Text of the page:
Intake Resonator

Here is the information I have found about intake resonators and some tests I have seen and conducted myself.

Basically on a stock V8 I have not seen anything to suggest that a custom intake between the Air Flow Meter (AFM) and the throttle will make the car any better.

BFD.gif (3983 bytes) I made a custom intake out of 3.5 inch stormwater pipe - super smooth inside and about 33% larger cross section. I replaced the convoluted connector hose with a smooth rubber hose.

Look at the size of it - so much bigger. The standard duct is squared off along the bottom to make more room for the resonant chamber (reduces noise). The BFD is the same diameter as the AFM and reduces down to the throttle body at that connection. The convoluted rubber connector between AFM and standard duct also needs to be replaced with a larger 3.5 inch smooth wall rubber pipe.  I asked AutoSpeed editor Julian Edgar about the chamber "The devices are resonant chambers, forming part of the tuned intake system prior to the throttle butterfly. In addition to aiding volumetric efficiency (ie breathing) they are also sometimes used to reduce intake noise. If you are replacing the duct into which a resonant chamber is connected with a pipe size much larger than the original, we wouldn't bother reconnecting the chamber."

Ok so time for testing

BFD1.jpg (26405 bytes) The black one down the bottom is the standard intake and resonant chamber. I filled the chamber with water and measured it at 1.2 litres.
BFD2.jpg (16263 bytes) The standard intake starts at 3.5 inch at the Air Flow Meter (AFM) and constricts to 3 inches after the convoluted pipe. The Custom intake was 3.5 inches all the way
BFD3.jpg (25707 bytes) The other vacuum fitting fell off for this photo. The large fitting sticking out is for the idle control -all the air the engine needs when idling goes though this little hole. With the custom intake fitted you can see the engine better - the standard intake resonator obscures the intake side of the "V" engine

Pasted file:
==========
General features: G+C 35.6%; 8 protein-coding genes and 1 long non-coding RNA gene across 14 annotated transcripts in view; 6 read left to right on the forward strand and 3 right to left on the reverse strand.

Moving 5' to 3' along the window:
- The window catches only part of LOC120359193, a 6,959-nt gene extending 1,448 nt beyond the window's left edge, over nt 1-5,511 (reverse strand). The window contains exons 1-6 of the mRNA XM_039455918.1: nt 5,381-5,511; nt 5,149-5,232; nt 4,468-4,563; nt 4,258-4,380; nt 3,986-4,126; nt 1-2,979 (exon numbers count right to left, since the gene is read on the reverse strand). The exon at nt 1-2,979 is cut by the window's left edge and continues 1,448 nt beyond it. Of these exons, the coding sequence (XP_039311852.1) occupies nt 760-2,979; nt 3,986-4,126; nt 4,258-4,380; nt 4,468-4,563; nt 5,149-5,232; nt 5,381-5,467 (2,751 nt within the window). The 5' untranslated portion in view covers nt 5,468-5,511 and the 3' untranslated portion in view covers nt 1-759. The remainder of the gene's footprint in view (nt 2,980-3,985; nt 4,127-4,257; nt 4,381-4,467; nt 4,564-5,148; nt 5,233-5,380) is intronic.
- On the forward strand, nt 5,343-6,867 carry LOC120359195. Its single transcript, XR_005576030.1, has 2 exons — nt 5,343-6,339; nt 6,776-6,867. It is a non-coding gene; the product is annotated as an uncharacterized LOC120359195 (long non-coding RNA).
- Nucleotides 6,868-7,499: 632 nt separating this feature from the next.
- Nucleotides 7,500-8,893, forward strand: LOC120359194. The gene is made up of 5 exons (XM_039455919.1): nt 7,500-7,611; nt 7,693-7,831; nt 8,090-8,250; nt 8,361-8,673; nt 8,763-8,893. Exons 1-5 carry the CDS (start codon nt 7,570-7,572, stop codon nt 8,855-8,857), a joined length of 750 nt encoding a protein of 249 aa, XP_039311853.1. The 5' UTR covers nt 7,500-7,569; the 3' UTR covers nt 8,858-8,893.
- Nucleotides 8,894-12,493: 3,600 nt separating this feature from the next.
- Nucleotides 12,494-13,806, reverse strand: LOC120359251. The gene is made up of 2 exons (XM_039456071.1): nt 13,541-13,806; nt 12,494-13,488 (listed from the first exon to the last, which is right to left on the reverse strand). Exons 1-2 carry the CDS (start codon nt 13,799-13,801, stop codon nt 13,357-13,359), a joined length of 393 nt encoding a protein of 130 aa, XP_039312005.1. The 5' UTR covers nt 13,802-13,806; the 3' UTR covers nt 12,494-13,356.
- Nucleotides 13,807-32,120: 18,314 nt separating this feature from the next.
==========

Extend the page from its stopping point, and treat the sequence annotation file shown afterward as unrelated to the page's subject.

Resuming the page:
BFD4.jpg (21247 bytes) Here is the intake installed and time for a drive. First thing is how loud it is. Under full throttle it hurts my ears! You can listen to it in the Exhaust Sounds page.

Timing it on my specific test road with a stop watch revealed that it actually made the car go slower! See the results on the Acceleration Testing and Results page.

So that didn't work very well - no performance gain and just an annoying induction roar - not what I was after. Why didn't it work?



I then came across an article in Hot 4's magazine. It was the January 2001 issue with an orange background and silver Celica on the cover.You can visit the Hot4s website here: , doesn't look like this issue number 63 is available - the old issues only go up to 61 - don't know if you can get back issues or not.

Anyway there is an article on page 113 " Inlet resonators - getting free power from something ugly". Martin Donnon is the author - he has done a lot of good stuff and has in fact just bought himself a TT Soarer (Feb 2002)  and plans to install a high mount single turbo - so more Soarer stuff from him no doubt. The dyno used was RPM Performance Centre in South Australia (08) 8277 2266. RPM have done a few good things now   - sound like a good mob.

They start off with the common misconception that the resonator is for noise reduction only. A dirty standard filter negated the effect of the resonator  - so keep yours clean.

Experimental results published by the Society of Automotive Engineers showed some marked engine power gains from variations in inlet power design.